Maverick Life


This week we’re listening to: Laughing through the pain with ‘The Hilarious World of Depression’

(Photo: Unsplash / Luis Eusebio)

Is depression funny? Host John Moe will convince you that it can be, without detracting from how serious the illness is.

About 400 million people worldwide suffer from mental or neurological disorders or from psychosocial problems. In our own country, Maverick Citizen’s Mark Heywood writes that “South Africa is now facing a mental health emergency that is the culmination of the simultaneous crises that are imploding the hopes, dreams and dignity of many who live in the country: the Covid crisis, the unemployment crisis, the inequality crisis, the femicide crisis, the poverty crisis.”

The podcast series The Hilarious World of Depression faces the mental health crisis head-on, exploring the complexities of mental illness respectfully while creating an opportunity for meaningful discourse around a topic that is not spoken about enough.

The Hilarious World of Depression

  • Format: Podcast series
  • Year: 2021
  • Listen on: Apple Podcasts or Spotify

Host John Moe has the perfect guests for this show: comedians and other entertainment personalities, who share their own journeys with mental health and depression. From Dick Cavett to Jameela Jamil, these people who deal in comedy as if laughter is currency, and they all speak frankly about their low moments when it comes to mental health.

The Hilarious World of Depression does not try to, or even claim to, make light of mental illness: each episode is candid about the fact that diseases like depression are serious. Rather, the show makes a point of searching for the light in the darkness and hope in hopelessness, while advocating for growth and recovery. The series also makes a point of encouraging listeners to seek help, which is something that guests emphasise as well. Seeking help is not shameful.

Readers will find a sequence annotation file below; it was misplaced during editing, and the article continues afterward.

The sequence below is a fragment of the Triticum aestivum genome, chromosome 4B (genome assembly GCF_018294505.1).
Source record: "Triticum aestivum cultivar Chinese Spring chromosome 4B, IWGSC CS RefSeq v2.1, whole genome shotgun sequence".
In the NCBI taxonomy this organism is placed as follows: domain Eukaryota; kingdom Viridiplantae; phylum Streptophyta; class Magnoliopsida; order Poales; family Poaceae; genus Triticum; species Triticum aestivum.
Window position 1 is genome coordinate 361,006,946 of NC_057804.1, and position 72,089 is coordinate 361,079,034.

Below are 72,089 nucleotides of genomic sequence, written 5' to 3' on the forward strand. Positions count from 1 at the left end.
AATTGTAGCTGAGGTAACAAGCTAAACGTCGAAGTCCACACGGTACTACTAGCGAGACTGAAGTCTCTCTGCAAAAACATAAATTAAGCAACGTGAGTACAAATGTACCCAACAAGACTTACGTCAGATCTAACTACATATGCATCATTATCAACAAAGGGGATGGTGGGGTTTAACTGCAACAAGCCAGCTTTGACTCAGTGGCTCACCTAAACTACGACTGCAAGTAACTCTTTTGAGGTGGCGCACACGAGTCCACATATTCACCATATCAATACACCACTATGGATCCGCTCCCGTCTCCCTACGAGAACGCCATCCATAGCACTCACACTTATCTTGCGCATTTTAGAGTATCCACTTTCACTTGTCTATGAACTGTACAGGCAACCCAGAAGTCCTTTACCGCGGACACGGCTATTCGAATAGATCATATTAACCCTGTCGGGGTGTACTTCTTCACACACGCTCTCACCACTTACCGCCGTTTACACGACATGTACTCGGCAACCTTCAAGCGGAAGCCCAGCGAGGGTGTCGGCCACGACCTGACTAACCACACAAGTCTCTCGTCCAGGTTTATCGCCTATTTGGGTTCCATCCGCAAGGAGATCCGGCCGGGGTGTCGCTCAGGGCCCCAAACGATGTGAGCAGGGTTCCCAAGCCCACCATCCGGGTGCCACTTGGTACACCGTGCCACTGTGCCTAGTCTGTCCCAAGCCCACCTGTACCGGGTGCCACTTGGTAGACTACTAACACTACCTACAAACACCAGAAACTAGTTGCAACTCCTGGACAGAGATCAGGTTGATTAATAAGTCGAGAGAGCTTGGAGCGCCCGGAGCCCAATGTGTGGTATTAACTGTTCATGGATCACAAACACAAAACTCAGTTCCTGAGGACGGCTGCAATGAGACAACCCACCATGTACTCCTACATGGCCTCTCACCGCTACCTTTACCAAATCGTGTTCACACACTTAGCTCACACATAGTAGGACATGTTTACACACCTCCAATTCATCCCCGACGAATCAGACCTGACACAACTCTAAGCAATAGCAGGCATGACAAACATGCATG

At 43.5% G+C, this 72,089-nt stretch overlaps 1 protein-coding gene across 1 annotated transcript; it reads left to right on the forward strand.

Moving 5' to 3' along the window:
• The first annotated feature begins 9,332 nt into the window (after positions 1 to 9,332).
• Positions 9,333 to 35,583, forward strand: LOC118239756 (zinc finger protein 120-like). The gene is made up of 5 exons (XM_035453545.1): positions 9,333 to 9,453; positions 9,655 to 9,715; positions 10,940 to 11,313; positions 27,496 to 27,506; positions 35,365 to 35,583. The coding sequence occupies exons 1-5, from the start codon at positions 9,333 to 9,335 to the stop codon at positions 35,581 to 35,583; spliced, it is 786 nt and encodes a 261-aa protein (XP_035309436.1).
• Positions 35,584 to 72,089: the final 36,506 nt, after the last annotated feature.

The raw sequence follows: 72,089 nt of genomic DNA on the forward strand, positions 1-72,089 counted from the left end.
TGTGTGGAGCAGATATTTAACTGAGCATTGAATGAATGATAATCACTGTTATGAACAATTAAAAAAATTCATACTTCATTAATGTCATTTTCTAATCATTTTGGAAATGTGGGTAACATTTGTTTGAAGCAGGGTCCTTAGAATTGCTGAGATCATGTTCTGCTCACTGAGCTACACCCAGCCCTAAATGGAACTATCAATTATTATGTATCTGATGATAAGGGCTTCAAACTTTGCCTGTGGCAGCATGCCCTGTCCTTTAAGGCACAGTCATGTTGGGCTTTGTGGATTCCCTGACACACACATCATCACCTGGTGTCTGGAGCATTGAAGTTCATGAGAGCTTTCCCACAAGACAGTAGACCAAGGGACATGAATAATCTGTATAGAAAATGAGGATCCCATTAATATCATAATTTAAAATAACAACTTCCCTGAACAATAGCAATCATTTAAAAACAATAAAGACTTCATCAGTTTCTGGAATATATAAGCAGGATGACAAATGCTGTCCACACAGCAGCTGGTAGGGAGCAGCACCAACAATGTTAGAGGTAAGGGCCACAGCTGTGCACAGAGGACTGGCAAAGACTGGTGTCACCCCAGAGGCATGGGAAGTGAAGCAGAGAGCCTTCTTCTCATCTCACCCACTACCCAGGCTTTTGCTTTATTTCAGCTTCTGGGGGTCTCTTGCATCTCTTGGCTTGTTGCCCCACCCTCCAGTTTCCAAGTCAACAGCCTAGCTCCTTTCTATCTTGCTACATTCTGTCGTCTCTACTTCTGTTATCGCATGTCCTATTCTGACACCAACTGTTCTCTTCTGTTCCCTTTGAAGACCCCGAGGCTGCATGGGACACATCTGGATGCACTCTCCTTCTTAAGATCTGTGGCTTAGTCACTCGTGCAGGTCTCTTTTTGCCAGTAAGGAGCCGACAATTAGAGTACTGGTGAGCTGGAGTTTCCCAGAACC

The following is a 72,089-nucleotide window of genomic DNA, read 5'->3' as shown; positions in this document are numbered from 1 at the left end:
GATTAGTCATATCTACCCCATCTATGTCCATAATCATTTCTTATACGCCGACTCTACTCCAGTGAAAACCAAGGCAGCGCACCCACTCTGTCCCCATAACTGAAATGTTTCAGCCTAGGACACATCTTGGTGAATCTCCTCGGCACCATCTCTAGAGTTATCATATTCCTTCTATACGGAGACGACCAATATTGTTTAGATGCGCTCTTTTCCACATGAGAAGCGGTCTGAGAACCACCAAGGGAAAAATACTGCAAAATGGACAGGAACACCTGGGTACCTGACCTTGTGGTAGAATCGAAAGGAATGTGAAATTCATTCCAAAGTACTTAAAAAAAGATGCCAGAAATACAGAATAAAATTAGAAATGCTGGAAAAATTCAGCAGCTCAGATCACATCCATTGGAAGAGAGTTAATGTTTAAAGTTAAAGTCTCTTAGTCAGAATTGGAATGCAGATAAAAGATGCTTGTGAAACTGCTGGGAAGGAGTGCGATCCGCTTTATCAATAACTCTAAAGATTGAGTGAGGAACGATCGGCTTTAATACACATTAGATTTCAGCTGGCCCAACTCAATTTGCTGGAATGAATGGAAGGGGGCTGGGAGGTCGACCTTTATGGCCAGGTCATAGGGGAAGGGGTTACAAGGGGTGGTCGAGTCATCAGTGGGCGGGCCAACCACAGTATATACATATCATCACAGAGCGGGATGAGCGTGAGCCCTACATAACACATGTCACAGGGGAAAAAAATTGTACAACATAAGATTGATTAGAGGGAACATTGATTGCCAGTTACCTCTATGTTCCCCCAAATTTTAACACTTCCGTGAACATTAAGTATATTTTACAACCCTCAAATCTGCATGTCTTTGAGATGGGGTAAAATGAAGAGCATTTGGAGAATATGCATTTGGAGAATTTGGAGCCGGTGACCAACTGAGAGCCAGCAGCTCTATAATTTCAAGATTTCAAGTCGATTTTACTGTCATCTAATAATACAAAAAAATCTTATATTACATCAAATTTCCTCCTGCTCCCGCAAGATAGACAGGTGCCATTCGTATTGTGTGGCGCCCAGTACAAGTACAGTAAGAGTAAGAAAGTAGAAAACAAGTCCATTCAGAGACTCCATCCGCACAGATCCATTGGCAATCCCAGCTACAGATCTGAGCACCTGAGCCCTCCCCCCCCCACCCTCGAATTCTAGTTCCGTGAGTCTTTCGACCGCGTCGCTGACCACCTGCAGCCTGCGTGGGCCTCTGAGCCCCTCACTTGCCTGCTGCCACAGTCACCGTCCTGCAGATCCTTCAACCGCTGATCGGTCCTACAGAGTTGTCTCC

There are some uncomfortable moments: moments where the jokes catch you off-guard and you wonder if it is appropriate to laugh at tales of psychiatric wards and suicidal thoughts.

“Very often what comedians can do is use logic to make painful things make sense,” says political comedian John Fugelsang in an article by BBC Future.

“They can articulate complicated emotions and arguments by using jokes as a framing mechanism, when just existing in the heart unexamined can be murky and amorphous.”

This is what The Hilarious World of Depression captures in every episode, commenting on the murkiness and dark complexities of mental illness while using comedy and dark humour as a way to make a difficult topic relatable and understandable to the listener.

Mental illnesses like depression can often be difficult to talk about, but it is vital that discussions are started. When one in 10 people suffer from the illness, we cannot remain silent.

“The people who see me are petrified because nobody explains to them why they have to see an independent medical examiner or assessor. They are lost, adrift at sea, and nobody is talking to each other,” Professor Stoffel Grobler, a public health psychiatrist, told Daily Maverick.

The Hilarious World of Depression is working towards actively breaking down those barriers of taboo and shame, using laughter to build connection despite a mental illness that can often be isolating and lonely.

“Just know that you are not alone in the extremely embarrassing, uncomfortable, frustrating process of trying to get well. It isn’t fair, and it isn’t easy at all,” one guest Maria Bamford says.

“Mental illness is a fight, a brutal fight sometimes,” Moe echoes.

The adage “laughter is the best medicine” may seem like the perfect slogan for this show, but Moe is also realistic. He acknowledges how difficult it is to struggle with a mental illness, and creates a space for his guests to be open, honest and vulnerable.

The conversations are not easy, and may be hard to listen to, but they are important. The show may be called The Hilarious World of Depression, but as one works through the episodes it becomes apparent that Moe is trying to show that there is a beautiful world beyond depression. You are not your diagnosis.

“It’s a disease that a lot of people aren’t comfortable with,” Moe says.

“[This is] a show where we drag depression out into the sunlight, talk openly and have a little fun”.

So, is depression funny? Moe asks his guests this question in each episode. While the topic is grim, the takeaway is not, and for as long as we can laugh, all hope is not lost. DM/ML


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